Social media is essentially a marketing platform people use to promote themselves—and their egos. One alarming trend involves people from first world countries taking selfies with poor children in places like Africa and South America. This kind of faux humanitarianism is self-serving and racist, argues Tim Robertson, and speaks volumes about the problem with so much of Western aid.
China’s one-child policy is frequently framed as an economic and social imperative, implemented not wilfully, but rather as a necessity. Those favoring this argument often fail to acknowledge that the supposed necessity of state-sanctioned birth control came after decades of Mao Zedong dictating that the population give birth to hordes of children, so they could prop up the numbers of the People’s Liberations Army (PLA) and contribute to the country’s labor drive. The wombs of Chinese women have thus been the property of the state from the time the Communist Party came to power.
The Ebola epidemic encapsulates the inequality that is one of the defining features of this neoliberal age: The world’s poorest are most affected, but have neither the resources nor means to manage. While the world’s richest, with both the resources and the means, react in a manner that best serves their own political and economic interests.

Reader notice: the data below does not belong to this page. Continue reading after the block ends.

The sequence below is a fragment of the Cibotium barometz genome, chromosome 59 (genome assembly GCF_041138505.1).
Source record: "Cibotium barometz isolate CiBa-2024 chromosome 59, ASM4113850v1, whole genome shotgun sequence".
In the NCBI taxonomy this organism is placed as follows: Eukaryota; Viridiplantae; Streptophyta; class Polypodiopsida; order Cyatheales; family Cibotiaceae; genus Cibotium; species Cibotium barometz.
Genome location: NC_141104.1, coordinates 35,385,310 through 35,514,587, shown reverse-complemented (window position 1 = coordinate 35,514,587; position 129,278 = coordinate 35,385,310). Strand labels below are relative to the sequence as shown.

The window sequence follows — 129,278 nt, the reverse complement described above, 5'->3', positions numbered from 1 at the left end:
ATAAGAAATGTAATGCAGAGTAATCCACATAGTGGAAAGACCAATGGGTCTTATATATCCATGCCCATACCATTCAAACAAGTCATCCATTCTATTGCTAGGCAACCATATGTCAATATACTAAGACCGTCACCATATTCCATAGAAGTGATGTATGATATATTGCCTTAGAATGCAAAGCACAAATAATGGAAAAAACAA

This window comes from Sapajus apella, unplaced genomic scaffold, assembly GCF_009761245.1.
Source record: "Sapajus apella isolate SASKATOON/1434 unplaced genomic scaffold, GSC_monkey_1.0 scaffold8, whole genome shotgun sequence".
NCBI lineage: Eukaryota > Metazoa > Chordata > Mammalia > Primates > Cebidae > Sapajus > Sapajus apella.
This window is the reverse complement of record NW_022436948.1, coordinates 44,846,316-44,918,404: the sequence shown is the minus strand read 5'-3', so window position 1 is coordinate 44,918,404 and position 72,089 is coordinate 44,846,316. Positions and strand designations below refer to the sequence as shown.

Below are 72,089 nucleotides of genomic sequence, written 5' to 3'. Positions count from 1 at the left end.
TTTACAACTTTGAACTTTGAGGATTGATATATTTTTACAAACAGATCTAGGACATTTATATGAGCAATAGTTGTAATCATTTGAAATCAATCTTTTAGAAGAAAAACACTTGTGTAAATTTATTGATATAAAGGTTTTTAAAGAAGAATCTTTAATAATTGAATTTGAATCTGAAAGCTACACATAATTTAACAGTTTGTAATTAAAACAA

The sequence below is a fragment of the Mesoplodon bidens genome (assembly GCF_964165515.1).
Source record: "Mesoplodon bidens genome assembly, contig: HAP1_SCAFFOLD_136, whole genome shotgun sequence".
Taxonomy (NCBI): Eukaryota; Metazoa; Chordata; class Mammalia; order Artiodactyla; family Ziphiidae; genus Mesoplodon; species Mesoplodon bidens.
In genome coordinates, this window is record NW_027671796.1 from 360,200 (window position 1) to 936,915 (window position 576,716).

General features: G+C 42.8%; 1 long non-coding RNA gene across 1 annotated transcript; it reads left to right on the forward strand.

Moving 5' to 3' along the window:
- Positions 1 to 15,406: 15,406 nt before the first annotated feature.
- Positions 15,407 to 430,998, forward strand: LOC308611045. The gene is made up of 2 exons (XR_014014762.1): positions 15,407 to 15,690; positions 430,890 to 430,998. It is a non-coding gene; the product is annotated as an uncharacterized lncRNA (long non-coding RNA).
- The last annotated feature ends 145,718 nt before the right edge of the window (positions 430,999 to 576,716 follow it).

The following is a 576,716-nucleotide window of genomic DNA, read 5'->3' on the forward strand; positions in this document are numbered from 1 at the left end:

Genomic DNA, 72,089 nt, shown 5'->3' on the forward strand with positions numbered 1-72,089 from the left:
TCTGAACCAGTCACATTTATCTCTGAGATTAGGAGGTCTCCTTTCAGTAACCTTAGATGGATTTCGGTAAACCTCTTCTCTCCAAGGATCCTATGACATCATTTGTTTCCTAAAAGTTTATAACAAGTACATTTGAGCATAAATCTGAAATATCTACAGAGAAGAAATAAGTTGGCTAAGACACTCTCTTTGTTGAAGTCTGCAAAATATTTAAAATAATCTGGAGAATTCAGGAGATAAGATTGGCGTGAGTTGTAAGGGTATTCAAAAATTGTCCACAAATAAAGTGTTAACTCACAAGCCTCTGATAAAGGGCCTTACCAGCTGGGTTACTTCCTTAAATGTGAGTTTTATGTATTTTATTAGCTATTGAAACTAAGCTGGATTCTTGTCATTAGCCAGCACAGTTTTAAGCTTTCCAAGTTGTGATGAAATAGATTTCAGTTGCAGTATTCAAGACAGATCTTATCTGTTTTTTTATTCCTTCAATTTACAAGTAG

It’s reflective of just how punitive Australia’s refugee policy has become that the government still has the ability to horrify thinking Australians this long after Kevin Rudd announced his PNG Solution. At the time it seemed the lowest ebb in what has been a very dark decade for Australia’s treatment of the world’s most vulnerable people. But under Scott Morrison, there have been almost weekly revelations of further brutality inflicted upon refugees that still have the power to shock and abhor a nation that has long struggled to empathise with non-white victims.